Friday, February 8, 2013

State resistance to rogue post-constitutional federal government

An excellent manifesto from Protein Wisdom:

You’ve read me make this argument several times now, but let me repeat it yet again:  the way to reestablish first principles is, quite simply, by reestablishing fidelity to the Constitution; and the way to reestablish fidelity to the Constitution is both to follow it as it was written and to acknowledge its clear intentions, both on the macro and micro levels:  the Constitution provides the framework for levels of government, providing the federal government with certain clearly defined enumerated powers, with the rest being left to the states and the we the people, all while creating a system of checks and balances and messy adversarial battles with an implied judicial review — that latter of which can only function as intended should the judiciary adopt as its interpretive methodology any cast of originalism/intentionalism that seeks, in those instances where the Constitution itself is not abundantly clear, to determine what was in fact meant by those who wrote and then passed legislation, weighing it against the corporate intent, that is, the common understanding of what the Constitution proposed by those who agreed to ratify it (which, for instance, would de-problematize the 2nd Amendment), in order to determine a law’s Constitutionality.
To this end, I’ve suggested that states — particularly those states with strong conservative governors and majority GOP state legislatures or assemblies — begin resisting federal and bureaucratic laws and mandates that fall outside the clear purview of the central government as laid out in the Constitution itself.   That is, resist those laws and mandates that the federal government has no facial authority to issue or impose — regardless of what some robed philosopher kings bent on creating new law sui generisattempt to foist upon the owners of the government, we the people, either out of some commitment to “social justice,” some cleverapplication of unrelated precedent, or some re-writing of the law in order to maintain a veneer of political impartiality (and yes, CJ Roberts, I’m looking at your pompous ass).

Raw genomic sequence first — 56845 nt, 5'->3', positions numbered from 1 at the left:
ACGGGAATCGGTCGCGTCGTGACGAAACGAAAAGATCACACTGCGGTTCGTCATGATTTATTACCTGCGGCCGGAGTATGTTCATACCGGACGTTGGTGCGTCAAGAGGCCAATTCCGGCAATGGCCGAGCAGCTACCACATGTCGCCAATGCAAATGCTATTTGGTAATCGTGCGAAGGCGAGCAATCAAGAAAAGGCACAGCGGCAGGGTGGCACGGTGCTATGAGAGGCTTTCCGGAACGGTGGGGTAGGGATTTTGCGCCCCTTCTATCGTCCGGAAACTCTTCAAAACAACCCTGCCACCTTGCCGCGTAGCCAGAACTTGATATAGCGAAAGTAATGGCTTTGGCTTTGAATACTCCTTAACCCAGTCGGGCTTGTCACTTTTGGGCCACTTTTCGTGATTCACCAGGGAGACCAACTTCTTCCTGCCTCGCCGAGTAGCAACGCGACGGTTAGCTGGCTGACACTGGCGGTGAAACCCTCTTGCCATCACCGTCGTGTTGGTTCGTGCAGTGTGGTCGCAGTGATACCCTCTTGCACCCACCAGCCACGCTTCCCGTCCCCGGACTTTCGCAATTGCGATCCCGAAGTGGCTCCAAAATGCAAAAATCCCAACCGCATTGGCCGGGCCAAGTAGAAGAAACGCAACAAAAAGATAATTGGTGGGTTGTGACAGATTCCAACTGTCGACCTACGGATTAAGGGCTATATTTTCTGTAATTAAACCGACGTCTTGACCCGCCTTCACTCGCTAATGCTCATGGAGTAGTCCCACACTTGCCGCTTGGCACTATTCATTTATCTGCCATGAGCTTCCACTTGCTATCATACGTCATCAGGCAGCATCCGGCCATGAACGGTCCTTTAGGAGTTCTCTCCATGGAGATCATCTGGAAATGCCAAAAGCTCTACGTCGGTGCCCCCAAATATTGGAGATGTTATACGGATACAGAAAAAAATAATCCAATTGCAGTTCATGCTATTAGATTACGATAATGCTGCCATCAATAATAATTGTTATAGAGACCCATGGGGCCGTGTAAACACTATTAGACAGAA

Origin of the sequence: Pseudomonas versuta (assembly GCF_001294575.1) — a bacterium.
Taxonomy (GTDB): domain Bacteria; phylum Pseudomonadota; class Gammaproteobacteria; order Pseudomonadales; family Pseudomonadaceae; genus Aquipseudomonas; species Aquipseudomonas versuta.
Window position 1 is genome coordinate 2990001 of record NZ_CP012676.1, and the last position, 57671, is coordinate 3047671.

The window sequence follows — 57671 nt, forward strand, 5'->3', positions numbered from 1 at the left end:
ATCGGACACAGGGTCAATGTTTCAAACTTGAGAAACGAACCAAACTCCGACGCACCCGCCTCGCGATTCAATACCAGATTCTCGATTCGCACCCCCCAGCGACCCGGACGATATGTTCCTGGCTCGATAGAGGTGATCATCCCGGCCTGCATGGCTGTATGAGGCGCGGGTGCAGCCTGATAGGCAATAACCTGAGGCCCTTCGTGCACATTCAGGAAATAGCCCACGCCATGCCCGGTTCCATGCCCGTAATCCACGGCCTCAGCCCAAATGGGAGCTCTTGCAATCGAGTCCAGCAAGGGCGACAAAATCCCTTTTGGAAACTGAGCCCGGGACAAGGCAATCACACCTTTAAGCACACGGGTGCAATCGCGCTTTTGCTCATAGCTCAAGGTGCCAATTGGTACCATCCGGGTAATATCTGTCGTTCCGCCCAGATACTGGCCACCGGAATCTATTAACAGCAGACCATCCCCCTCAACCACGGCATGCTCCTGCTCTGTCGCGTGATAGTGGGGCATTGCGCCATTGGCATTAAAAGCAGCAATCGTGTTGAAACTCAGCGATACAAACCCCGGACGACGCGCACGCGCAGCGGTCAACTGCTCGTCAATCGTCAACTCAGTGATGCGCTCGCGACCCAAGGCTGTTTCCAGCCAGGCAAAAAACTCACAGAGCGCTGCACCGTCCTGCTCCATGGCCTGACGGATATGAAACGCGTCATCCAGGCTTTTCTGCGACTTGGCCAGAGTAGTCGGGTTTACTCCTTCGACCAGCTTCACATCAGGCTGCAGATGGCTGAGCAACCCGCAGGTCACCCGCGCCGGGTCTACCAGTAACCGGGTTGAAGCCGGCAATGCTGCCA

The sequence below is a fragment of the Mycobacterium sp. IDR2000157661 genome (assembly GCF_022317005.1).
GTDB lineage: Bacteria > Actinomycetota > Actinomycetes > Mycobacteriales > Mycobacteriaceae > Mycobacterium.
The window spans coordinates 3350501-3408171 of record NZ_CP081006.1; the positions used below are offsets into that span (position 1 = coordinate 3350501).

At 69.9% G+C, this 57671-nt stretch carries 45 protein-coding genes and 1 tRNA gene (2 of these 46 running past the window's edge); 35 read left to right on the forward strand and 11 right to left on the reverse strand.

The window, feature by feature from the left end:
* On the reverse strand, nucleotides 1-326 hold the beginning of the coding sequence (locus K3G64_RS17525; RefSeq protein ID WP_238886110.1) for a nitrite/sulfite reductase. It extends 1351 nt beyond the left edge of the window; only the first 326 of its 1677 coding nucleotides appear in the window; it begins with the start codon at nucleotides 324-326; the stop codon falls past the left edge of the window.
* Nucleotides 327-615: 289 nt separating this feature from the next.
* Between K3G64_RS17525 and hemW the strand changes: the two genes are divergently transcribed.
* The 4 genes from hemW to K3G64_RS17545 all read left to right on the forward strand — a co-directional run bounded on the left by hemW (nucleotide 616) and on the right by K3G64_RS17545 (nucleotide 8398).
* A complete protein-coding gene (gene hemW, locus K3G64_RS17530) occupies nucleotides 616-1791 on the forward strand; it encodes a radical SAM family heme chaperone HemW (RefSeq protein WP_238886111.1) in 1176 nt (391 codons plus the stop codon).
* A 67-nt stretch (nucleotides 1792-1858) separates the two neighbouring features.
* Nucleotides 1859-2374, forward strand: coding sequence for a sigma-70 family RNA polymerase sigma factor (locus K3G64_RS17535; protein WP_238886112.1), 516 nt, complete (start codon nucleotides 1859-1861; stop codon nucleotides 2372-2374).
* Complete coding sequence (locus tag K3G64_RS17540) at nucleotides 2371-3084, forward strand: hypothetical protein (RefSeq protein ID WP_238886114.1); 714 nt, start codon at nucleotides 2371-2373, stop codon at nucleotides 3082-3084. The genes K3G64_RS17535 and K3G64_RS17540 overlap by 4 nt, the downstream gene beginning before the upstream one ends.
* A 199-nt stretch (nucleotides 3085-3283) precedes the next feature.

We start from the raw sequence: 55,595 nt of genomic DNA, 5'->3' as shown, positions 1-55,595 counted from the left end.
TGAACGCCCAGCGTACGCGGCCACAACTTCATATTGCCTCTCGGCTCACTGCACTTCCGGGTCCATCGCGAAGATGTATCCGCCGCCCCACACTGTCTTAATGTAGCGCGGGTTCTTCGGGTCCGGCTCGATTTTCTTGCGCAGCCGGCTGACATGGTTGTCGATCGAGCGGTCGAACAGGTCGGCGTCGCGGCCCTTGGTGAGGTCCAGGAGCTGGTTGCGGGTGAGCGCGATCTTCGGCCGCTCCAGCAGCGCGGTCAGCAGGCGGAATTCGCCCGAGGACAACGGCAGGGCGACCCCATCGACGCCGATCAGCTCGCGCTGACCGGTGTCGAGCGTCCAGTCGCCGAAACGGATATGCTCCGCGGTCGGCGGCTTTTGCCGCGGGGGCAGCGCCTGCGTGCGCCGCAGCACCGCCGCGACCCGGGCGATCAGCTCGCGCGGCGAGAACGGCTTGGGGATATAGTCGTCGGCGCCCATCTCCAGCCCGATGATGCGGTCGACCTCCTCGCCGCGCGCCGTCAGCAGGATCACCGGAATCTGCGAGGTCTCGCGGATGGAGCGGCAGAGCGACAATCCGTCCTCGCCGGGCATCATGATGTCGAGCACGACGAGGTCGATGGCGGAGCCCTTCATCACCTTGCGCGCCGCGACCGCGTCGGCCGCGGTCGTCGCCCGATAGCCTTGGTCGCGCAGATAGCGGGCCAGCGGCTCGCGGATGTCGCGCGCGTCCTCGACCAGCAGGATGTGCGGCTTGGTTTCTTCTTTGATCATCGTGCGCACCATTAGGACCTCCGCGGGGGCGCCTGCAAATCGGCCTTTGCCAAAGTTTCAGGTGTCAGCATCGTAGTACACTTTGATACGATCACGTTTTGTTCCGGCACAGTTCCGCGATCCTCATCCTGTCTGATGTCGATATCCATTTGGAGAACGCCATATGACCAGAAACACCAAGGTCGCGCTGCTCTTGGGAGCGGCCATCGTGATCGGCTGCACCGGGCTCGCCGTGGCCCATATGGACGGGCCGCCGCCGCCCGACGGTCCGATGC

The Supremacy Clause, the Commerce Clause, the General Welfare Clause — all of these have been gradually expanded over time by poor or politically expedient (and hermeneutically incoherent) court decisions  to give the federal government power and reach that a plain reading of the Constitution prohibits. Which suggests that the bridge between an outsized federal government with nearly all-encompassing legislative and regulatory powers and the original intent of the Constitution itself, has been paved with bad law upheld by bad courts, including those “conservative” courts that like to defer to prior court decisions rather than basing their rulings on the original text and intent of the Constitution itself.  Else, how to explain the clear and obvious distance we’ve traveled legally from the system of government so carefully considered and laid out by the founders and framers for the express purpose of preventing government tyranny and promoting individual sovereignty and liberty — along with the promotion of state and local power over distant federal power — to manage the affairs of a diverse national populace?
Read the rest here.

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